UNITED STATES DISTRICT COURT FOR THE SOUTHERN DISTRICT OF NEW YORK
June 28, 1985
John B. Molyneux, Plaintiff,
Arthur Guinness And Sons, P.L.C., Defendant
The opinion of the court was delivered by: GAGLIARDI
Plaintiff John B. Molyneux commenced this action seeking damages for severance pay which allegedly became due and was wrongfully withheld when defendant sold its interest in a wholly-owned subsidiary to an unrelated corporation. The complaint sets forth two causes of action -- one for violation of the provisions of ERISA, 29 U.S.C. §§ 1001 et seq. and the other for breach of contract. Defendant Arthur Guinness and Sons, P.L.C. ("AGS"), has moved pursuant to Rule 12(b), Fed. R. Civ. P., to dismiss the complaint on the grounds that (1) plaintiff has failed to establish in personam jurisdiction under New Yorkis "long arm" statute and (2) the complaint fails to state a claim upon which relief can be granted. Both parties have submitted affidavits and legal memoranda addressing the pending motion.
AGS is a British corporation with a number of wholly-owned subsidiaries in Britain and elsewhere. AGS does no direct business in New York. Certain of its subsidiaries, however, have done or transacted business within the state. Among those which apparently have transacted business in New York are Callard and Bowser, Nuttall Limited ("CBN"), at one time a wholly-owned subsidiary of AGS, and Callard and Bowser (USA), Inc. ("CB/USA"), at one time a subsidiary of Guinness-Harp Corporation ("Guinness-Harp"), itself a wholly-owned subsidary of AGS through an entity called Guinness Overseas, Ltd. In 1982, AGS sold all of its holdings in CBN and CB/USA to Beatrice Foods (U.K.) Limited and Beatrice Foods Co. (jointly "Beatrice").
Molyneux is a businessman who from 1957 until 1982 was directly employed by various AGS subsidiaries. In 1964, Molyneux relocated from Britain to the United States. Since that time, Molyneux's work has been centered in the U.S. In 1978, under circumstances which are disputed, he moved from employment with Guinness-Harp to employment with CBN. Then, in 1980, he moved from CBN to CB/USA. He remained with CB/USA as its President through the time of the sale of AGS's holdings in CBN and CB/USA to Beatrice. Molyneux's position was unaffected by the sale; he continued to work for Beatrice.
The dispute in this case concerns an alleged policy (or contract) of AGS itself to pay severance benefits to employees of AGS and AGS subsidiaries when they are terminated for reasons beyond their control, benefits which are based on an employee's total length of service with AGS and AGS subsidiaries. Molyneux claims that he is entitled to such benefits, as a matter of federal law under ERISA and as a matter of contract, because the sale of stock to Beatrice effectively concluded Molyneux's association with AGS, and "triggered" the severance pay provisions. AGS claims that at the relevant times any severance pay policies were maintained not by AGS but by the subsidiaries themselves, that AGS exercised at most a general guidance over such policies, that divestiture or transfer of ownership would not trigger any severance pay policy, and that no payments have ever been made by AGS or AGS subsidiaries to an AGS subsidiary employee where the subsidiary has been divested and the employee has retained his job under the new ownership.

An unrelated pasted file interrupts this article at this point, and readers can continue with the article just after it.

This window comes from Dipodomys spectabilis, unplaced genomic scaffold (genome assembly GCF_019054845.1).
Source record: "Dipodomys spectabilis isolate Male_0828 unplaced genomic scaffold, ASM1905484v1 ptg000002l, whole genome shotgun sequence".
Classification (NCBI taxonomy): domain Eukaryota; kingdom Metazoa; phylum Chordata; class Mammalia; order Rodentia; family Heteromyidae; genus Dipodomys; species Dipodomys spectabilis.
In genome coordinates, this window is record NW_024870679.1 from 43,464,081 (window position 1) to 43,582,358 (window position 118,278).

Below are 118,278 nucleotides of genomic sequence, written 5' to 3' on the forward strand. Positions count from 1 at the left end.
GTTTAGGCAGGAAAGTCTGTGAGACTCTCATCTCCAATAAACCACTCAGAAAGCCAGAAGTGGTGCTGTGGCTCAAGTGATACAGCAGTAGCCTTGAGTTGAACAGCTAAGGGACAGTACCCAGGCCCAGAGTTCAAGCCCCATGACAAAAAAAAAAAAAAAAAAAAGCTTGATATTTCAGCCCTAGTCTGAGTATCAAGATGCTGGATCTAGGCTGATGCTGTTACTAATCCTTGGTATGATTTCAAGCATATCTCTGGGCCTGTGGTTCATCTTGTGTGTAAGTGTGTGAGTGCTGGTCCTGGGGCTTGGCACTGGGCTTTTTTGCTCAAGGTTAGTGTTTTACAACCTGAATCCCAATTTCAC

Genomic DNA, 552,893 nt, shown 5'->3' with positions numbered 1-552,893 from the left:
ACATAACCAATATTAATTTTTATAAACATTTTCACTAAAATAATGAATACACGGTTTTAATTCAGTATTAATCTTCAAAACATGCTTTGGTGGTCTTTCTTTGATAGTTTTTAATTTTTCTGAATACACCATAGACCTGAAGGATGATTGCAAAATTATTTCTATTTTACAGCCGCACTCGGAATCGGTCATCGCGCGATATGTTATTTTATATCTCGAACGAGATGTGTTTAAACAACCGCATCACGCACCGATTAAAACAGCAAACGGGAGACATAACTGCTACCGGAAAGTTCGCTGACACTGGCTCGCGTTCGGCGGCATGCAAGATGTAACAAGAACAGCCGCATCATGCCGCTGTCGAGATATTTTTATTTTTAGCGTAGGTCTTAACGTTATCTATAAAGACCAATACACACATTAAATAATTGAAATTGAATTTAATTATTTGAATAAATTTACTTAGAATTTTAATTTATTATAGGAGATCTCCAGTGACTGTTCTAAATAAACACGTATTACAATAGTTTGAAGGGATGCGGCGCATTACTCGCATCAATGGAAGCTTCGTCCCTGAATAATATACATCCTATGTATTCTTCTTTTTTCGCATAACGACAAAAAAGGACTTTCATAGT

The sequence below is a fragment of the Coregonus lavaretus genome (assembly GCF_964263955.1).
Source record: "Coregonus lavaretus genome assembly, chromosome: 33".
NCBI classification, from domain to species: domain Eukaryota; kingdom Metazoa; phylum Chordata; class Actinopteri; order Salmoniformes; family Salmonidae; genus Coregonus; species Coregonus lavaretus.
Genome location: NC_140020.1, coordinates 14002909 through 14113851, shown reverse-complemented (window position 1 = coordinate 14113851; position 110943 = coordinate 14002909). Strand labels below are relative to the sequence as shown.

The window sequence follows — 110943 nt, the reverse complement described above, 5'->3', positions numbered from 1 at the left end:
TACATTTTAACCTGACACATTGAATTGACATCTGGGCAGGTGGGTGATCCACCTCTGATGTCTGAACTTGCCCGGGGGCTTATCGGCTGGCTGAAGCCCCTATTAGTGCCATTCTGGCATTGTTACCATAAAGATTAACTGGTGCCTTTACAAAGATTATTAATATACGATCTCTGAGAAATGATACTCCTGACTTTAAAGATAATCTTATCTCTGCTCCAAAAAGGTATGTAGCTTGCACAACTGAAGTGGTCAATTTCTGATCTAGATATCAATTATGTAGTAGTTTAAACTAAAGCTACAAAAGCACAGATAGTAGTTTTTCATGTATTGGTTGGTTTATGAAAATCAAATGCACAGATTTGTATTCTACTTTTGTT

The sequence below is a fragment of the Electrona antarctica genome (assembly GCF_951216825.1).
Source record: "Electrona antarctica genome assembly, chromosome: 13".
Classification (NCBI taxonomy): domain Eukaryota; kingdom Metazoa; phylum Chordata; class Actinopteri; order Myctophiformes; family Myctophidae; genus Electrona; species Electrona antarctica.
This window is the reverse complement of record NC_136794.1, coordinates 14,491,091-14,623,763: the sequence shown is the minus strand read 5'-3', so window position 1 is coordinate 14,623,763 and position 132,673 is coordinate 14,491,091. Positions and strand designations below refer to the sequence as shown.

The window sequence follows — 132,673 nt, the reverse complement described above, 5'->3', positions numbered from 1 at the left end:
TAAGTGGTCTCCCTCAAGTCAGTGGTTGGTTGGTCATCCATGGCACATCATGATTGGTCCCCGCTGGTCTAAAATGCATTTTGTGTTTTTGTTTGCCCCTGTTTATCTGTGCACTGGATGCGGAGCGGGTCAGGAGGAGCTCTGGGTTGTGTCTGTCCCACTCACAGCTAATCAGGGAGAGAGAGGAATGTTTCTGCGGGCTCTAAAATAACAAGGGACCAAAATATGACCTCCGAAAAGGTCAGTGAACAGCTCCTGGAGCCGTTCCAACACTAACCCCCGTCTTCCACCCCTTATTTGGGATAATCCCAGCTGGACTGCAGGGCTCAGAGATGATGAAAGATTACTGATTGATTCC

AGS was served with process by mail to its corporate operation in London, apparently pursuant to Rule 4 (i), Fed. R. Civ. P. Defendant contests personal jurisdiction, however, on the ground that AGS exercises insufficient control over its subsidiaries to justify application of New York's "long arm" statute. AGS has not raised the question of subject matter jurisdiction. The complaint grounds federal jurisdiction on the provisions of 28 U.S.C. § 1331 ("federal question") and 29 U.S.C. § 1132 (ERISA), and on the principle of pendent jurisdiction.
Based on the present record, the court does not find subject matter jurisdiction to decide the claims raised by the complaint.
The complaint does not state a cause of action under ERISA. No reason appears why the court should exercise pendent jurisdiction over the contract claim. Accordingly, the complaint is dismissed without consideration of the issue of personal Jurisdiction.
I. Federal Question Jurisdiction
To maintain an action in federal court, the plaintiff must allege facts which, if taken as true, are sufficient to support federal jurisdiction over the claims. It is the duty of the court to consider the issue of subject matter jurisdiction, even if not raised by the parties.
In this case, plaintiff asserts that federal question jurisdiction exists based on the ERISA claim. Disputes concerning severance pay may, but do not necessarily, implicate ERISA and support federal jurisdiction. To establish federal jurisdiction, the complaint must allege such facts as will show the establishment or maintenance of a "plan, fund, or program" of the type covered by ERISA. See Donovan v. Dillingham, 688 F.2d 1367, 1369-70 (11th Cir. 1982) (en banc) (health insurance benefits).